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Pterostylis tenuis facts for kids

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Smooth leafy greenhood
Pterostylis tenuis.jpg
In the Gibraltar Range National Park
Scientific classification

Bunochilus tenuis D.L.Jones

Pterostylis tenuis (side view)
Side view of flower

Pterostylis tenuis commonly known as the smooth leafy greenhood is a plant in the orchid family Orchidaceae and is endemic to New South Wales. Non-flowering plants have a rosette of leaves on a short stalk. Flowering plants lack a rosette but have up to four shiny, translucent green flowers on a flowering stem with three to six stem leaves.


Pterostylis tenuis, is a terrestrial, perennial, deciduous, herb with an underground tuber. Non-flowering plants have a rosette of between three and seven leaves, each leaf 10–35 mm (0.4–1 in) long and 3–8 mm (0.1–0.3 in) wide on a stalk 30–60 mm (1–2 in) high. Flowering plants have up to four translucent dark green flowers with darker markings on a flowering spike 120–300 mm (5–10 in) high. The flowering spike has between three and six stem leaves which are 15–60 mm (0.6–2 in) long and 3–5 mm (0.1–0.2 in) wide. The flowers are 16–21 mm (0.6–0.8 in) long, 7–12 mm (0.3–0.5 in) wide. The dorsal sepal and petals are joined to form a hood over the column with the dorsal sepal having a brown or green tip. The lateral sepals turn downwards and are 14–18 mm (0.6–0.7 in) long, 9–12 mm (0.4–0.5 in) wide and joined to each other for more than half their length. The labellum is 6–8 mm (0.2–0.3 in) long, 2–3 mm (0.08–0.1 in) wide and light brown with a darker brown stripe along its mid-line. Flowering occurs in September and October.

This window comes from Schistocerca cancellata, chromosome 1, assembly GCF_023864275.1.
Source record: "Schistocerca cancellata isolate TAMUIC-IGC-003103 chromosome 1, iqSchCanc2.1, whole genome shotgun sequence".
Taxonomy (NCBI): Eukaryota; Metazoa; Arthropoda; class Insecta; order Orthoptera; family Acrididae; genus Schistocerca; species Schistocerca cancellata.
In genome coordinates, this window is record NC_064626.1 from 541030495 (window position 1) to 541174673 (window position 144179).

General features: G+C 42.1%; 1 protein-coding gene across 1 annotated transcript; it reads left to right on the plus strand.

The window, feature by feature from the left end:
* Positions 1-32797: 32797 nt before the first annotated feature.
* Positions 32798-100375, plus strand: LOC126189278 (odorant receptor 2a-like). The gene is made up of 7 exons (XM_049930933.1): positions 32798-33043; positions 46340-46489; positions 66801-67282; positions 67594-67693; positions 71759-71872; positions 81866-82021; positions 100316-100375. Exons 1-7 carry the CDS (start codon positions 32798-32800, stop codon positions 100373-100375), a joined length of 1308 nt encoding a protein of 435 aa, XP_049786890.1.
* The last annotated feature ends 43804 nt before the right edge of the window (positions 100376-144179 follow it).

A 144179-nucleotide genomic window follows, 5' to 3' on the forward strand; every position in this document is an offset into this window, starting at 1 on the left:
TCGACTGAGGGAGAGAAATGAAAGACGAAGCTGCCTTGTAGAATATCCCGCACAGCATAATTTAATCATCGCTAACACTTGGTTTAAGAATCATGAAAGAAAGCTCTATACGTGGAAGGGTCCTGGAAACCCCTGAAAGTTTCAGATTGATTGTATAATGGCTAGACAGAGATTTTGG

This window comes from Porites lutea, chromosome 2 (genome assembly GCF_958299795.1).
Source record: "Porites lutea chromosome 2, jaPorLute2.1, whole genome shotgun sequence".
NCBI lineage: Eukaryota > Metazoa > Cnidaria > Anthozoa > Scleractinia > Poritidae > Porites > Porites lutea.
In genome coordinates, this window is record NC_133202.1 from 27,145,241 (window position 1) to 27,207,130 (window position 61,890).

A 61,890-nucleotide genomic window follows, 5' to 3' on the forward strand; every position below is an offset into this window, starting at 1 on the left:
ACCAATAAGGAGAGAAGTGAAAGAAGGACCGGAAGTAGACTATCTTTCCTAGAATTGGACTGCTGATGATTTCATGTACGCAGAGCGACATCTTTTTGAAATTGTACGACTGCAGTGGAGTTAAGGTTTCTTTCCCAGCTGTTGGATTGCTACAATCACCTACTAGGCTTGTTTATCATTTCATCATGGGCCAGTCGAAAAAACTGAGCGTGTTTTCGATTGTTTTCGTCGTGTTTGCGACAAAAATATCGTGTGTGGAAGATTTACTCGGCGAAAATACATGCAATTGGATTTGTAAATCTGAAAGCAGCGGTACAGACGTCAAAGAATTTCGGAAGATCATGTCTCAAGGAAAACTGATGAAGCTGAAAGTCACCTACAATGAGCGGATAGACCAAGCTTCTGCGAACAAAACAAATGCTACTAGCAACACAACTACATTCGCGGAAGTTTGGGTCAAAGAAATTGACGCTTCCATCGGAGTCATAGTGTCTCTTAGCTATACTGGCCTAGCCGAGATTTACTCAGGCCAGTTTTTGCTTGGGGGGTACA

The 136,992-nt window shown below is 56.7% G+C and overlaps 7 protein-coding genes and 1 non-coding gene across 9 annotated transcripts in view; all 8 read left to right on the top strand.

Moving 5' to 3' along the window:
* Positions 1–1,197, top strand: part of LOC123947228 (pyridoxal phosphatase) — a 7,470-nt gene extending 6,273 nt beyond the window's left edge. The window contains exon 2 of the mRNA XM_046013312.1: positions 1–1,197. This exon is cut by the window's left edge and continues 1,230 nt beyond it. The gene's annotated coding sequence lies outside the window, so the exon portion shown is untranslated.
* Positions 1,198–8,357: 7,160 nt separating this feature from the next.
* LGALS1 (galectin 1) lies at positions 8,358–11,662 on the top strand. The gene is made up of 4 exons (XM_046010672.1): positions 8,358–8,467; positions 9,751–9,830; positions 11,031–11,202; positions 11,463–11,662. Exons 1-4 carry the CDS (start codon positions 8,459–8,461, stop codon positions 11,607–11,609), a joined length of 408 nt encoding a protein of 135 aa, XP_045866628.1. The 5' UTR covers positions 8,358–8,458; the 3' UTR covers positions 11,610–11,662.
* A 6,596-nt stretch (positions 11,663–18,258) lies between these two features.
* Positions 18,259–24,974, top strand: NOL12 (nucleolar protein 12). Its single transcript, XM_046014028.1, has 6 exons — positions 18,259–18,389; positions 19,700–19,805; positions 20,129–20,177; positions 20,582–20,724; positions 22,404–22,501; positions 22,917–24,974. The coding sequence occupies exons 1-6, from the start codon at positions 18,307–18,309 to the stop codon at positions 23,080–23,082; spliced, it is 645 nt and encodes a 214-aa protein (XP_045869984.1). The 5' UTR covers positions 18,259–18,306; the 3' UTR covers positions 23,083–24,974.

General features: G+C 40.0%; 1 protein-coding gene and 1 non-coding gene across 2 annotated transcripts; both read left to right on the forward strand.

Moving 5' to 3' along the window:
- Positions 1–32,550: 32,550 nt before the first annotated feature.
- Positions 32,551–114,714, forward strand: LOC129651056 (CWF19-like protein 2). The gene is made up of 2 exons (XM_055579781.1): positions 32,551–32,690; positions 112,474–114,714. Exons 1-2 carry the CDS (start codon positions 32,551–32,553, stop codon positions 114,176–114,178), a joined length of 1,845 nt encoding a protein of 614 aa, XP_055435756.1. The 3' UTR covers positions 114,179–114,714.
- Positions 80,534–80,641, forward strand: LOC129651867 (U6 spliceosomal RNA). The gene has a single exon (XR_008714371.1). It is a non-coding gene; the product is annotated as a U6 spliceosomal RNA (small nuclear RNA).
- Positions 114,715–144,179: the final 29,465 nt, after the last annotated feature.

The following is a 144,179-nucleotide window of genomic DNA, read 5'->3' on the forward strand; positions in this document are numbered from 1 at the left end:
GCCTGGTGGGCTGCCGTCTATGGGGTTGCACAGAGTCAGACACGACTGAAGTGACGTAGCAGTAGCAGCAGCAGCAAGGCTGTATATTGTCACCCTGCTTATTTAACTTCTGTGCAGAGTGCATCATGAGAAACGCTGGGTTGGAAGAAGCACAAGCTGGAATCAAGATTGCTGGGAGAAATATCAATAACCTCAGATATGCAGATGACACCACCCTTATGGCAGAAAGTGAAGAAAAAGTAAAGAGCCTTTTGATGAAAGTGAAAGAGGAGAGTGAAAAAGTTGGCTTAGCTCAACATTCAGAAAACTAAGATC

Taxonomy and naming

The smooth leafy greenhood was first formally described in 2006 by David Jones who gave it the name Bunochilus tenuis and published the description in Australian Orchid Research from a specimen collected in the Cadia Valley. In 2010, Gary Backhouse changed the name to Pterostylis tenuis. The specific epithet (tenuis) is a Latin word meaning "thin", referring to the narrow labellum of this species.

Distribution and habitat

Pterostylis tenuis grows on slopes and ridges in dry forest between the Torrington and Bathurst areas and is more common in the southerly parts of its range.

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